If you know people who have wandered off from God's truth, don't write them off. Go after them. Get them back and you will have rescued precious lives from destruction and prevented an epidemic of wandering away from God. (James 5:19-20)
Sheryl was having a few last sips of coffee before heading for a women's ministry meeting when the phone rang. "Mrs. Stewart, I need some information concerning your son Trent," the voice said.
"Whatever for? Has he been in some kind of accident?" she asked, her heart and mind racing.
"No, your son was arrested for possession and sale of illegal drugs, ma'am. He's going to need a good lawyer."
Sheryl leaned against the kitchen wall, frozen, trying to absorb the clerk's words: ". . . felony offense . . . could get five to ten years . . . bail set at $50,000 . . ." As reality sank in, she became physically sick and then began sobbing . . .
The drug problems hadn't just begun; Trent had started with alcohol in high school and then moved on to marijuana. When his parents set boundaries, home became a battlefield. The more they tried to help him and hold him accountable, the more he resisted. Trent hated his parents' attempts to "control" him, and Sheryl dreaded getting up each morning to face the next skirmish.
Where Did Things Change?
"What did we do wrong?" Sheryl asked herself. She and her husband had brought up their kids in a Christian home, and both had served God in a ministry for years. They'd been involved in their kids' schools and sports. Family activities had been a priority. Sheryl had prayed for her kids daily on her own and in groups. Now everything was a constant fight.
In her anguish over Trent's rebellion, Sheryl was driven to her knees. As she increasingly poured out her heart to God, she realized she had never really known how to connect emotionally with God. The majority of her quiet time had been spent preparing to teach Bible studies and praying her list of needs and requests -- almost like taking care of her "to-do" list.
CONNECTING WITH GOD
Sheryl changed her approach. She set aside her agenda and each morning entered into God's presence, just to experience His love and to connect with Him through a verse or two. Her verse for the day became a springboard for communion and ongoing prayer throughout the day. She began to understand what it meant to be still and know that He is God.
As she did, God moved her from focusing on all the negative things about her son to praising Him instead for the positive. Yet a constant mental, emotional, and spiritual battle raged. When Trent was rude or uncooperative, her temptation was to react. She had to consciously put on "a garment of praise."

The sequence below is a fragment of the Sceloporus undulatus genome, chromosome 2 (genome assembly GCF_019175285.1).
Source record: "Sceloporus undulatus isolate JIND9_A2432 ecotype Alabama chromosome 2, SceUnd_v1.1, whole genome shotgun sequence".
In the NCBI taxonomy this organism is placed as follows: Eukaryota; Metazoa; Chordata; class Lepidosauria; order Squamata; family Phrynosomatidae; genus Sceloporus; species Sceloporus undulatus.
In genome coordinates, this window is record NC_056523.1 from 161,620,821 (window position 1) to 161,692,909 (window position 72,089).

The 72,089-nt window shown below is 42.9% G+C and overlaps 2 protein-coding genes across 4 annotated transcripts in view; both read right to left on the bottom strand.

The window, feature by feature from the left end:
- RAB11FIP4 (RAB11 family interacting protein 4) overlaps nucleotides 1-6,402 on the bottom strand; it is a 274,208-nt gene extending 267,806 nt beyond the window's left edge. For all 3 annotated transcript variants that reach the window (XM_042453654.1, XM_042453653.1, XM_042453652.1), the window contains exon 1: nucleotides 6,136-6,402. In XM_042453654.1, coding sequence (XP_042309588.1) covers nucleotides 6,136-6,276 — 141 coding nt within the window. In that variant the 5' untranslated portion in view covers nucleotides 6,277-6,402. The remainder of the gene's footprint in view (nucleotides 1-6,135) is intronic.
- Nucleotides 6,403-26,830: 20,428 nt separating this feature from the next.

She read her daily Bible passage until she felt the Holy Spirit stopping her at a verse. Then she wrote that verse on two 3 X 5 cards--one went in a clear frame on the kitchen sink and the other on her car's dashboard--and asked God to teach her something about His character revealed in the verse. She would praise Him for that attribute all day. God, not the problem, was her focus.
PRAYER SUSTAINS US IN THE BLACKEST DAYS
Three years of praising God daily for who He is and how He was working in their family not only deepened her relationship with the Lord, but it also prepared her for what was ahead. On the outside, things got worse. Although Trent briefly stopped using drugs during the summer, he began using and selling drugs again when he went away to college.
Sheryl prayed and fasted. Out of this time came deep peace and confidence that God was still in charge, and He wasn't letting go of Trent. A few days later, Trent was arrested, and eventually he was sentenced to six months in jail. He recounted the next events in a letter he wrote from jail:
"After I got arrested with multiple felony drug charges, I had no idea how drastically and quickly God would do his work. Before my arrest, my life was selling drugs. I was indifferent to my family and wasting my education. God rescued me from the depths of my despair by raiding my apartment and instantly cleaning out the physical impurities of my life. From that point God took care of me. . . Jail was the most awesome time of my life. I had the privilege to leave this world and my old life and hang out with God for four months. He turned me completely inside out as I learned and experienced the strength of His perspective . . . I know that it was the prayers of many which kept God so close to me and held my eyes on Him so I could see no other way . . .
When Trent went back to college the next fall, he took bold steps. He shared with other students, his professors, and even those he'd sold drugs to, what God had done in his life. . . .
Sometimes dark periods create spiritual growthWhen we trust God enough to leave our broken dreams with Him, "not only do we eventually get them back gloriously restored, but are also handed a surprising plus," says Catherine Marshall. "We find for ourselves what the saints . . . affirm, that during the dark waiting period when self-effort had ceased, a spurt of astonishing spiritual growth took place in us. Afterwards we have qualities like more patience, more love for the Lord and those around us, more ability to hear His voice, greater willingness to obey."
Sometimes we become shrouded in a fog of discouragement or weariness, and it looks like things will never change. But press on. Keep praying. That breakthrough may be just around the corner.
Copyright © January IN TOUCH magazine
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